The United States government wants that in the near future access to the internet should be fast and free and should become as easy as accessing public roads. The U.S. Federal Communications Commission has suggested freeing up digital infrastructure so that there is free public access to Wi-Fi–and they want that it should be more powerful than what is available to most of the people today in their homes. And it is projected that this facility is allowed in most of the metropolitan cities and many rural areas.
In August this year, Los Angeles began a large scale research on a program that would make it the largest city in the country with free Wi-Fi. Presently, there are over 57 U.S. cities that are providing “muni Wi-Fi” on some level to its citizens. These cities hope “muni-Wi-Fi” shall create new job opportunities to their underserved residents, enable waves of innovation, and brand the city as tech-friendly.
But as it always happens the support of the proposal of free Wi-Fi is divided between two leading industries. On one side, the telecom industry is lobbying the government to keep those airwaves in the hands of businesses and, on the other side, giants like Google and Microsoft want to see a nationwide free Wi-Fi system network as this will improve their market share to a large extent. Google, instead of waiting for the government, recently in New York City launched free public WI-Fi in the Chelsea neighborhood.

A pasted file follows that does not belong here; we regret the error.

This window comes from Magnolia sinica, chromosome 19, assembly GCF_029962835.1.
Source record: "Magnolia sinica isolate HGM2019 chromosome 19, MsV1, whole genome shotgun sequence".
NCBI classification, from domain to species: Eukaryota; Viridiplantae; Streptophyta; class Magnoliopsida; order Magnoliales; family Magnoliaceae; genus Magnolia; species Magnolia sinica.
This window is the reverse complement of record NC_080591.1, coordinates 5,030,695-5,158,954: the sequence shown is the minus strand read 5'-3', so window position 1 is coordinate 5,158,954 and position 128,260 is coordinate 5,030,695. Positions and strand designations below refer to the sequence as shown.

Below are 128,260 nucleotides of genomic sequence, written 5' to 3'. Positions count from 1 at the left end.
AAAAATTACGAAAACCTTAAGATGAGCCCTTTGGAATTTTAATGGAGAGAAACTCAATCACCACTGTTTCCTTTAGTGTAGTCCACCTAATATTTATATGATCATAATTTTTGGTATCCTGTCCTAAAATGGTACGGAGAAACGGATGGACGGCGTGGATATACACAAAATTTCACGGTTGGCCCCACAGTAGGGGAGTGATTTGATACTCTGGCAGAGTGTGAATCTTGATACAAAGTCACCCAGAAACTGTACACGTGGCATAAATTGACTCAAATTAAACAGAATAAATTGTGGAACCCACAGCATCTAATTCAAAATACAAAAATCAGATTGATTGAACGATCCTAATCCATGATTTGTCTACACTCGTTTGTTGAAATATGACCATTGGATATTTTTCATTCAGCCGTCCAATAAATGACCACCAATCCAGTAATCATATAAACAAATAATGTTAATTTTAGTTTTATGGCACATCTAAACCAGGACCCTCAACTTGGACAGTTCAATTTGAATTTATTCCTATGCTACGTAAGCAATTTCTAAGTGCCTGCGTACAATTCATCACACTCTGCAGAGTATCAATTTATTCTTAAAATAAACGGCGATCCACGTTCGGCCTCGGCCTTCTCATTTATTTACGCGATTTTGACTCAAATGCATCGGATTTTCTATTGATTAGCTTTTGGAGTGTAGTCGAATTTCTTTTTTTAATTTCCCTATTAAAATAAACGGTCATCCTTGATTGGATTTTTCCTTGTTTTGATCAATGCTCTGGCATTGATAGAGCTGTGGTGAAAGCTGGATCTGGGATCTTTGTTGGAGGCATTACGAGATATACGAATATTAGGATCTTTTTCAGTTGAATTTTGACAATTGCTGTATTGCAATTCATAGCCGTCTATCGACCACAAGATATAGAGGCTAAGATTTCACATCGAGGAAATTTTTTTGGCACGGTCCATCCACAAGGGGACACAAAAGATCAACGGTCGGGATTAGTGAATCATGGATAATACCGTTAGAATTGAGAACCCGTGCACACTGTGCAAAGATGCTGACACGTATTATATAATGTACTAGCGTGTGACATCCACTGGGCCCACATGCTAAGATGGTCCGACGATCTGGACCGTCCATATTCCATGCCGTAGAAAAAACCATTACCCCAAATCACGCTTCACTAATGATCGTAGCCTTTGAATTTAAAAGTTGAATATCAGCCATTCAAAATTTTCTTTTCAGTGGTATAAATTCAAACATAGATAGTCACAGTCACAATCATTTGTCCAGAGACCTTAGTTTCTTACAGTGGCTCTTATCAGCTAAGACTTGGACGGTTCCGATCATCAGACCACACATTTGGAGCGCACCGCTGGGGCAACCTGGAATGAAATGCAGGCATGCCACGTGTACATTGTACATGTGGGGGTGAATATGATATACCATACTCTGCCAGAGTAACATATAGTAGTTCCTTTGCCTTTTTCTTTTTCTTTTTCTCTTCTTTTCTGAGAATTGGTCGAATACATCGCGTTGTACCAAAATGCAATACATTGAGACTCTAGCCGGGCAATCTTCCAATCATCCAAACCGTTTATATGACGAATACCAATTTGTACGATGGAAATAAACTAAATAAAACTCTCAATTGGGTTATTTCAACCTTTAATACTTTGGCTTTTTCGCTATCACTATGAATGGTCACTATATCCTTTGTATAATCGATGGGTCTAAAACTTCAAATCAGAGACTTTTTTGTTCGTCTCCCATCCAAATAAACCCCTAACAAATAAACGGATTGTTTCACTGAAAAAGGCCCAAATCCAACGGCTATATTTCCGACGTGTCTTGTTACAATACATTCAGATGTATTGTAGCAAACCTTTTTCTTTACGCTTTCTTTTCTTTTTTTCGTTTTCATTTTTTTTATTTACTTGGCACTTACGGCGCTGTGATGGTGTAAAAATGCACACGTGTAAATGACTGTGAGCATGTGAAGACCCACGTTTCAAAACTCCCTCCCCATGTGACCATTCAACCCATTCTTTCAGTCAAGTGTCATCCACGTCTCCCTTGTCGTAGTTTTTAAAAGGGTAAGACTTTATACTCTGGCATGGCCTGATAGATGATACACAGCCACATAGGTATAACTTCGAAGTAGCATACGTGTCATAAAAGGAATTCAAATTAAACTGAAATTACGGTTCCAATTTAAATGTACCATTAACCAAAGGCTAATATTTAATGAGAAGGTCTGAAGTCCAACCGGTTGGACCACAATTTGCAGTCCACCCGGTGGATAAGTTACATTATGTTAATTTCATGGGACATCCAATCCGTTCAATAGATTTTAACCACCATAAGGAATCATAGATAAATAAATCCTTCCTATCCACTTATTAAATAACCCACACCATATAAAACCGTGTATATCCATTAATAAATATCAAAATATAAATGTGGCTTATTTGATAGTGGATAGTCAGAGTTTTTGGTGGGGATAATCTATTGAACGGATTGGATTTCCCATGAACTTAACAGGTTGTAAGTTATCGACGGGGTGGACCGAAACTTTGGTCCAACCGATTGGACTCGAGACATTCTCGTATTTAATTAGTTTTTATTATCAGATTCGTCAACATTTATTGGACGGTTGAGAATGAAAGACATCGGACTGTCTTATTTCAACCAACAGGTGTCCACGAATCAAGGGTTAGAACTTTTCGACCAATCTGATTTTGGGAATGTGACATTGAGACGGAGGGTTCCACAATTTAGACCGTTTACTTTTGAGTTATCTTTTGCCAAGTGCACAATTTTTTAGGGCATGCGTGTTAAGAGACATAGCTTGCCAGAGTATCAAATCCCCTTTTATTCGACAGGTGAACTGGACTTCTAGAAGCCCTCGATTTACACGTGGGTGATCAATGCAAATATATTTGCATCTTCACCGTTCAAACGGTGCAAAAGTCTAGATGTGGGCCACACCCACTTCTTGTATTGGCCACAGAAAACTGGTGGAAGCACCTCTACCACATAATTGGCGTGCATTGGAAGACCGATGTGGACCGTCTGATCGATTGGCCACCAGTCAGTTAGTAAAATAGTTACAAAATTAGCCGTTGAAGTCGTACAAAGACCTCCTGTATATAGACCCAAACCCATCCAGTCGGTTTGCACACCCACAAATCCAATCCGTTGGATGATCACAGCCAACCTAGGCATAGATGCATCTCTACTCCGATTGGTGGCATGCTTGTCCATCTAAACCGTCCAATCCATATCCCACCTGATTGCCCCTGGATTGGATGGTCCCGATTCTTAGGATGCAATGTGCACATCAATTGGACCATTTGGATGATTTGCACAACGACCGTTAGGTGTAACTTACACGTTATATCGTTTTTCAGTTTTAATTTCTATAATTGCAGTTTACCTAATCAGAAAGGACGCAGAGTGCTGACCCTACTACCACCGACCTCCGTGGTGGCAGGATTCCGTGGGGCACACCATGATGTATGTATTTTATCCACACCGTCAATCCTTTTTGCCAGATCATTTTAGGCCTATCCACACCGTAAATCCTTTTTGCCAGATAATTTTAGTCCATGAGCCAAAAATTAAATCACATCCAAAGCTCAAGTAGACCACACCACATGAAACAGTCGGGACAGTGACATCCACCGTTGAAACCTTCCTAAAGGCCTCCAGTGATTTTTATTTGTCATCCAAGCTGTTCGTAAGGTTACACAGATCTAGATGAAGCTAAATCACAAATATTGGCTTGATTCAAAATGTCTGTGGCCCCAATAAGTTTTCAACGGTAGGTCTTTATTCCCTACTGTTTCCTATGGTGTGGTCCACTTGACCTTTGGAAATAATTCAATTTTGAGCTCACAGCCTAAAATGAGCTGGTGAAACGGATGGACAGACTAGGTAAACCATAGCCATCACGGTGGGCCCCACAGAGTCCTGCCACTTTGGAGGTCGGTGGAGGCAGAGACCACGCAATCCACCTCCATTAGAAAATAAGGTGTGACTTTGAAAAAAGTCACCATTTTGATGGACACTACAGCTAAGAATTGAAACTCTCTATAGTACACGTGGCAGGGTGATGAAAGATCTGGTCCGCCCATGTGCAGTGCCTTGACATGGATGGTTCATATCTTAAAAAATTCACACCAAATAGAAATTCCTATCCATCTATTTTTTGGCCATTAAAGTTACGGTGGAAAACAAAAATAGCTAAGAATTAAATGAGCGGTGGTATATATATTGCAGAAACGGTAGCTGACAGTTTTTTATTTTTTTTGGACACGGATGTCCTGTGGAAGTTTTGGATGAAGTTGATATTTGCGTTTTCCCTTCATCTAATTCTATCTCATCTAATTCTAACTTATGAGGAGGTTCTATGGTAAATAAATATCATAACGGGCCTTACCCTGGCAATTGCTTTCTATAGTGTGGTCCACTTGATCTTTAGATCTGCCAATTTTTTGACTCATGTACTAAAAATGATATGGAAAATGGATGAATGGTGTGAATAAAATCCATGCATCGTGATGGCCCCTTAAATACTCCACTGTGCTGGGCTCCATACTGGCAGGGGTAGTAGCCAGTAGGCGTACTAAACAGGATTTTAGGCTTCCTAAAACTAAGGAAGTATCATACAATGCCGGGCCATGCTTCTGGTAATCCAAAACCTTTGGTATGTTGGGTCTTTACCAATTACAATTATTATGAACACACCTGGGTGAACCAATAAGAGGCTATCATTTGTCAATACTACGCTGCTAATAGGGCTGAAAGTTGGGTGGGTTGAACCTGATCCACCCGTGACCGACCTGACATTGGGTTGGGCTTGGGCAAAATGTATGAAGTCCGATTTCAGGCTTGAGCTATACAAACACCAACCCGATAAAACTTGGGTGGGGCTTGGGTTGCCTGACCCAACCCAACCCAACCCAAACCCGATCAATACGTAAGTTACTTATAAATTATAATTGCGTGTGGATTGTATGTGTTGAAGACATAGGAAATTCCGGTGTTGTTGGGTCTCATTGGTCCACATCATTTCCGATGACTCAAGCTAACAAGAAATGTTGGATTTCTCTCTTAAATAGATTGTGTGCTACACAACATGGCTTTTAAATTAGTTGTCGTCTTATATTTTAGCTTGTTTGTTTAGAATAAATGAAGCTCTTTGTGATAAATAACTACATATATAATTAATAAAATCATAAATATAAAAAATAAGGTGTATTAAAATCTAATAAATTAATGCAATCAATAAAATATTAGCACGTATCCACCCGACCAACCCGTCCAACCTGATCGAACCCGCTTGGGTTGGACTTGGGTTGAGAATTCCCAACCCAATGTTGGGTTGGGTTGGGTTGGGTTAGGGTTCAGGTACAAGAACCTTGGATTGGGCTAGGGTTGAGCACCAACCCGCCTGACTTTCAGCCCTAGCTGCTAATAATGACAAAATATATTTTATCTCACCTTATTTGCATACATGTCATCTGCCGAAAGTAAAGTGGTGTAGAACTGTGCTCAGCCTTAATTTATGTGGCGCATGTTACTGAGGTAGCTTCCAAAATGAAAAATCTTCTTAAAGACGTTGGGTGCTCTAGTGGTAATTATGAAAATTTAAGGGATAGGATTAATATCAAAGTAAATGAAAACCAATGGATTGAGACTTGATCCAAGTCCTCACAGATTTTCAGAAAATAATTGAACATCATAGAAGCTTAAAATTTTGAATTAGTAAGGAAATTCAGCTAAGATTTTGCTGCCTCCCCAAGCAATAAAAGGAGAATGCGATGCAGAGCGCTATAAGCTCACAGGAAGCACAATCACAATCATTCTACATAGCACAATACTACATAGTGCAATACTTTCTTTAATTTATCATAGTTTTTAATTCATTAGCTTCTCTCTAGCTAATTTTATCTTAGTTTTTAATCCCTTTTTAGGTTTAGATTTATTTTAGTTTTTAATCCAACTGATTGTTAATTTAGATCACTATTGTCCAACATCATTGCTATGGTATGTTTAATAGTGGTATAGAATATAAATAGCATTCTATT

The Washington Post reports: “If approved by the FCC, the free networks would still take several years to set up. And, with no one actively managing them, connections could easily become jammed in key cities. But public Wi-Fi could allow many consumers to make free calls from their mobile phones via the internet. The frugal-minded could even use the service in their homes, allowing them to cut off expensive internet bills.”
By G+ Author: Dennis Tablott.